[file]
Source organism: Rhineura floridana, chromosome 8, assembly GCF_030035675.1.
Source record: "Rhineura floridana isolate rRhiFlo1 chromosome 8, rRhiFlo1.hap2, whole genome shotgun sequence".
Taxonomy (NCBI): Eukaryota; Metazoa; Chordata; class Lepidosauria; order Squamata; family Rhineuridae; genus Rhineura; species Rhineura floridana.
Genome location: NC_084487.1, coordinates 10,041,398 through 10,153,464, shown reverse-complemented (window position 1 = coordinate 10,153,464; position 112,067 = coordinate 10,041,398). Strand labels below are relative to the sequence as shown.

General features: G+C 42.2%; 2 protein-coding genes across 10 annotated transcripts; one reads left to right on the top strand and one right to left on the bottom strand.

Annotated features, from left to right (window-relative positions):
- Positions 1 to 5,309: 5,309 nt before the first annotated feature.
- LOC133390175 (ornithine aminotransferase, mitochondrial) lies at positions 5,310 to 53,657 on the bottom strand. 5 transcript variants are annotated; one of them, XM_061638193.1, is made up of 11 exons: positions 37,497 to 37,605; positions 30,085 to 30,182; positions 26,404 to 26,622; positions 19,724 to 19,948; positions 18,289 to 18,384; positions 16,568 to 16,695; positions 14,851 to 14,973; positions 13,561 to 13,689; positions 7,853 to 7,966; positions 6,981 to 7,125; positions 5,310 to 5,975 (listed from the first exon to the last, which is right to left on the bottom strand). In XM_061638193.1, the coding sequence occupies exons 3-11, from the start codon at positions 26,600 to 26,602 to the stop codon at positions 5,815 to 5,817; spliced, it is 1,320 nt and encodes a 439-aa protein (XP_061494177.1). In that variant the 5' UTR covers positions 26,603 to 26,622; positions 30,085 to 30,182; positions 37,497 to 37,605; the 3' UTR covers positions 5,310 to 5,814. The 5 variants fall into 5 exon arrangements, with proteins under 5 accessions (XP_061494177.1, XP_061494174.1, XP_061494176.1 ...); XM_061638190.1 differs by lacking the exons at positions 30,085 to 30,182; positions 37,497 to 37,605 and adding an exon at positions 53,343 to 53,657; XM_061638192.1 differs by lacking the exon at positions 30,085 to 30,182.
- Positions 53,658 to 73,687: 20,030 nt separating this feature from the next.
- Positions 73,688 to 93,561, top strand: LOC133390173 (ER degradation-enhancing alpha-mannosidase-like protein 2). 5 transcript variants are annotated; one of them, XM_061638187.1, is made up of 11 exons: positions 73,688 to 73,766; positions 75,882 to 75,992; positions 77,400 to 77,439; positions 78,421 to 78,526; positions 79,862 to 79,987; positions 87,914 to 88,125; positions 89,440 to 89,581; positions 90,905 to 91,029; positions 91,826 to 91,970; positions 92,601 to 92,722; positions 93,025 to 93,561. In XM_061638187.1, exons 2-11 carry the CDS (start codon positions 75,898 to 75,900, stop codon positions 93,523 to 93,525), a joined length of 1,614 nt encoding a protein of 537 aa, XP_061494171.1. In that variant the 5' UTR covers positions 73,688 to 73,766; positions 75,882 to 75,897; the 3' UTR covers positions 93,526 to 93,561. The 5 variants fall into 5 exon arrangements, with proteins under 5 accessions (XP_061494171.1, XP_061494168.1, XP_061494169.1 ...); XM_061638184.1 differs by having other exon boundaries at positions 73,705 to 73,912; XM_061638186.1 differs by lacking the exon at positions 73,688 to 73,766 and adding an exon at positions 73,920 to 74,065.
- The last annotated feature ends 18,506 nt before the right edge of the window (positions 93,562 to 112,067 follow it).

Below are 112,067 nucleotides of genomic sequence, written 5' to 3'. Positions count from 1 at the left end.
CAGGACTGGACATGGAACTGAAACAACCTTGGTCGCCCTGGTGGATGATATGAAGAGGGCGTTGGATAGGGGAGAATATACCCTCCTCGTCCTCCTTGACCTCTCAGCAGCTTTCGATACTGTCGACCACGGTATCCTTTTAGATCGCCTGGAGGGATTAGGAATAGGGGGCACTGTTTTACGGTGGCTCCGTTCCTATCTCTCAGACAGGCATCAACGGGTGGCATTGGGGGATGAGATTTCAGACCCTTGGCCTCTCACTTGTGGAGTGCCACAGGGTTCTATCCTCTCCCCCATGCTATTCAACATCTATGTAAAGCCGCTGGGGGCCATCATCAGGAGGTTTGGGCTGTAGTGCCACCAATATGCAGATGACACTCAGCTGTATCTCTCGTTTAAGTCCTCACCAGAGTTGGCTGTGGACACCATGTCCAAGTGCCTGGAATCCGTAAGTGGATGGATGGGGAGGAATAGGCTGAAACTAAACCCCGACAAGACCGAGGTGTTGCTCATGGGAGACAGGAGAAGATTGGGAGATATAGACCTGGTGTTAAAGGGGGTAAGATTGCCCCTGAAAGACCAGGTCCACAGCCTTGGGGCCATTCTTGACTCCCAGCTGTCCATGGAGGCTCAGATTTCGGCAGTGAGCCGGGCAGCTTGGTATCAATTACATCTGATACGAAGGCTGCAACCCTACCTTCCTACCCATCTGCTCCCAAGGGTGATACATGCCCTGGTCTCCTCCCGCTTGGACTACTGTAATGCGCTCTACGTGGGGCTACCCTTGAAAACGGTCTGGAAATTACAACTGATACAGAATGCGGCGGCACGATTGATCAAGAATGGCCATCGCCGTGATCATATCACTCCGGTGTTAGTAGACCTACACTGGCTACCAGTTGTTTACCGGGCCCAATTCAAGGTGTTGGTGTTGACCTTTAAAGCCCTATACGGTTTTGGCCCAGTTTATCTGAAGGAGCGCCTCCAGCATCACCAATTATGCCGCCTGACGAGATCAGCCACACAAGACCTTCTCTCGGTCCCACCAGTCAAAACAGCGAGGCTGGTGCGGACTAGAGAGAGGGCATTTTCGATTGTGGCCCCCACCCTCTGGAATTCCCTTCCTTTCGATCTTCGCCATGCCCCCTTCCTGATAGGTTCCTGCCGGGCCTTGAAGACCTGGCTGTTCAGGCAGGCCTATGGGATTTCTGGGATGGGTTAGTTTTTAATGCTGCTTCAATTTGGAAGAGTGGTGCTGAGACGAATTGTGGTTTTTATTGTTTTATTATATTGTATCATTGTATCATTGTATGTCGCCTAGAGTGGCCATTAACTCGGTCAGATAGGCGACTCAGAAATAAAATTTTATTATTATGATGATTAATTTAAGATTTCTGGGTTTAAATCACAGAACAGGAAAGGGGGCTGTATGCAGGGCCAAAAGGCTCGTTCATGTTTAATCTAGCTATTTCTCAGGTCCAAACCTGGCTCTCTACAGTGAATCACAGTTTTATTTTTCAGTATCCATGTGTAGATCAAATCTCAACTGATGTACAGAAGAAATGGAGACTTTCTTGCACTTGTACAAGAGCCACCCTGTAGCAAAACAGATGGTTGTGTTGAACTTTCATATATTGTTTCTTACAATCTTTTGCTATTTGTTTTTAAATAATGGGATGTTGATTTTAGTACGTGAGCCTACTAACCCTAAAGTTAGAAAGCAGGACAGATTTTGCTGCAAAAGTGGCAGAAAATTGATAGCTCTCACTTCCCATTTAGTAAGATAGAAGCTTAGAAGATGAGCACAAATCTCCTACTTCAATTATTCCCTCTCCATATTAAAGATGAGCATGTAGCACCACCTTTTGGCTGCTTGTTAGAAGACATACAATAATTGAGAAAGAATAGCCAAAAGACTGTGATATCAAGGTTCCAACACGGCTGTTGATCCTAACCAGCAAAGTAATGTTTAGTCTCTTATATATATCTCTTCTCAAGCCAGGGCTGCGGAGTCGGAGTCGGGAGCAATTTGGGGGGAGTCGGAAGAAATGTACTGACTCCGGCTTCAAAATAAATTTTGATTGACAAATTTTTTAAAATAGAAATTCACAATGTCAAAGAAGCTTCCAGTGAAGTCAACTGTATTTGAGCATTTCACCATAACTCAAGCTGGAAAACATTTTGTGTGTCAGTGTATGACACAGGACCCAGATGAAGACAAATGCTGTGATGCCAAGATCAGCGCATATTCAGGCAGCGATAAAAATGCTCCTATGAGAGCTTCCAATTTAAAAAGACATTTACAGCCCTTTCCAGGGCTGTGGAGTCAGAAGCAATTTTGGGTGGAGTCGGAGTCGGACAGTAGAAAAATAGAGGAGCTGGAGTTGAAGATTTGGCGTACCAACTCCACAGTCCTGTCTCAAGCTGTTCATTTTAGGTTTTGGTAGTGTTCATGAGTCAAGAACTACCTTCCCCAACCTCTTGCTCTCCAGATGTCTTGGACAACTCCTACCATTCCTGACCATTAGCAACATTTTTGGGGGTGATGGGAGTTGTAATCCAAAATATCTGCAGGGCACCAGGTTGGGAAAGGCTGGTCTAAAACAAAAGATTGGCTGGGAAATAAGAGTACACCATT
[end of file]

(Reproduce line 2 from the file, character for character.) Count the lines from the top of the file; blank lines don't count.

Source record: "Rhineura floridana isolate rRhiFlo1 chromosome 8, rRhiFlo1.hap2, whole genome shotgun sequence".